But corporate doesn’t allow for an entire team of SEO directors. So you hire people with a handful of years under their belt and a lot of potential. The problem is, things continue to get busier. It’s hard to develop staff and stay on top of projects.

And when things get tricky — for example, if you’re trying to solve a really complex SEO problem, or you’re facing uncharted territory (such as COVID-19) — you may find that your staff can take you only so far. And you’ve been out of the weeds for enough years that you realize your company needs some outside expertise.

In a world where companies face decreased staff or budgets but need to compete online more than ever, businesses are realizing that digital marketing agencies are the secret weapon.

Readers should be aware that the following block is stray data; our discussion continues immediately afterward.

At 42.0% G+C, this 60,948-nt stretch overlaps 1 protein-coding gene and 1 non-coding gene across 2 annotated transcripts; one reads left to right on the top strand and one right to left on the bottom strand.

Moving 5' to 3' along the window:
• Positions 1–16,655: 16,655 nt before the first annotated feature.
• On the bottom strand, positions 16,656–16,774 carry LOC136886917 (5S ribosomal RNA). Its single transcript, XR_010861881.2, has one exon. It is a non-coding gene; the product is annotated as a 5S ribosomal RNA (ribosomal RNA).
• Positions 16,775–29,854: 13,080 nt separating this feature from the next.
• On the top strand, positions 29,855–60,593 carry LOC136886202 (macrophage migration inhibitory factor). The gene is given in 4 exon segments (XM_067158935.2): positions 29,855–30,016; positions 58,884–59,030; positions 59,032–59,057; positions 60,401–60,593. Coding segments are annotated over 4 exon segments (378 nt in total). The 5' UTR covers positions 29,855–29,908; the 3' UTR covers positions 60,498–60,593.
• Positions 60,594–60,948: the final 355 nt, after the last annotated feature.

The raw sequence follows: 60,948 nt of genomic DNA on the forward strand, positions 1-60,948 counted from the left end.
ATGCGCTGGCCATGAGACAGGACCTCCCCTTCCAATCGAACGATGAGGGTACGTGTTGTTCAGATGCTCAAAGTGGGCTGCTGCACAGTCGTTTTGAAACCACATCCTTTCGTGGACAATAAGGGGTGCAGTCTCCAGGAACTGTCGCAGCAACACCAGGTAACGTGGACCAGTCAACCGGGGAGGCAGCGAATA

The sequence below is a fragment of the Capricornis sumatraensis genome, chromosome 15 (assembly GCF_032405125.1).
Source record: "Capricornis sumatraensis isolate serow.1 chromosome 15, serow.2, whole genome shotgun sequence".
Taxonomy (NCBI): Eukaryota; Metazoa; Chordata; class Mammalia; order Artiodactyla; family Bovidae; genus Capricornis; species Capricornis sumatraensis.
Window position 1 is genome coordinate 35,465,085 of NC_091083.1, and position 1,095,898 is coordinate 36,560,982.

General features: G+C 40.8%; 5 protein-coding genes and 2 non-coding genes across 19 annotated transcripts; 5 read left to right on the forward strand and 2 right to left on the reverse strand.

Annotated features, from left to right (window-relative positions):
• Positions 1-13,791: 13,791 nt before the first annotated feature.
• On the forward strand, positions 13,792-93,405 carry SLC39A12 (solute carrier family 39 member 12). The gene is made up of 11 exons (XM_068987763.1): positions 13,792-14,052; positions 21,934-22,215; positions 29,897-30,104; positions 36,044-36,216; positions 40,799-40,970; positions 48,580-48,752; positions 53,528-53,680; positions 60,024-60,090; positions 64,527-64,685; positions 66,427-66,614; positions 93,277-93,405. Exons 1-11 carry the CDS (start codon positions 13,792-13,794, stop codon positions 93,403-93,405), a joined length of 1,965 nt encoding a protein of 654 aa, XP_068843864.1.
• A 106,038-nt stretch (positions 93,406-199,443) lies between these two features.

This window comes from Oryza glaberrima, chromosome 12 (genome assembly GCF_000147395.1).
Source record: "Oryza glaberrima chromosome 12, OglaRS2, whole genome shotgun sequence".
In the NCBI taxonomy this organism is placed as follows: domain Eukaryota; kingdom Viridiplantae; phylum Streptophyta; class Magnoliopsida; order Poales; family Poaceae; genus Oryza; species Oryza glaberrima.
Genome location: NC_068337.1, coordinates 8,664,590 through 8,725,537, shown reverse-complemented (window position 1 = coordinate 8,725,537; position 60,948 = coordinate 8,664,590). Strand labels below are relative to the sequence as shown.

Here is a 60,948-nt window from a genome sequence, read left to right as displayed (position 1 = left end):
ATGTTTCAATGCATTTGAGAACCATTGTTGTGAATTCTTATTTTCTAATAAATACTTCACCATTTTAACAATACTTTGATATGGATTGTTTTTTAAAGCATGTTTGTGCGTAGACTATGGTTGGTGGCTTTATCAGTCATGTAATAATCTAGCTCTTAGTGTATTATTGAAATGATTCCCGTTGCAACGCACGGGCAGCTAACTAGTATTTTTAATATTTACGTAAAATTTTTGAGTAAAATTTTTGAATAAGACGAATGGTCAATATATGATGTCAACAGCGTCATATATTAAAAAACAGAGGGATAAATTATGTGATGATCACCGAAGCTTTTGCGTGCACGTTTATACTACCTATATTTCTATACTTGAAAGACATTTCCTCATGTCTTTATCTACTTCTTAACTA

Closing Thoughts

All the circumstances I’ve outlined here lead to a new era when digital marketing displaces most traditional channels.

For those who don’t see this happening, as Gartner points out: “Failure to anticipate potential change to campaigns, promotions, event marketing, sponsorships and other marketing strategies will leave marketing teams in defense mode throughout the duration of the crisis.”

It’s clear to many that we are at a tipping point. And our time as digital marketers has come. The digital caterpillar has emerged. And it only gets better from here.

To discuss how we can support your digital marketing needs, request a free consultation here.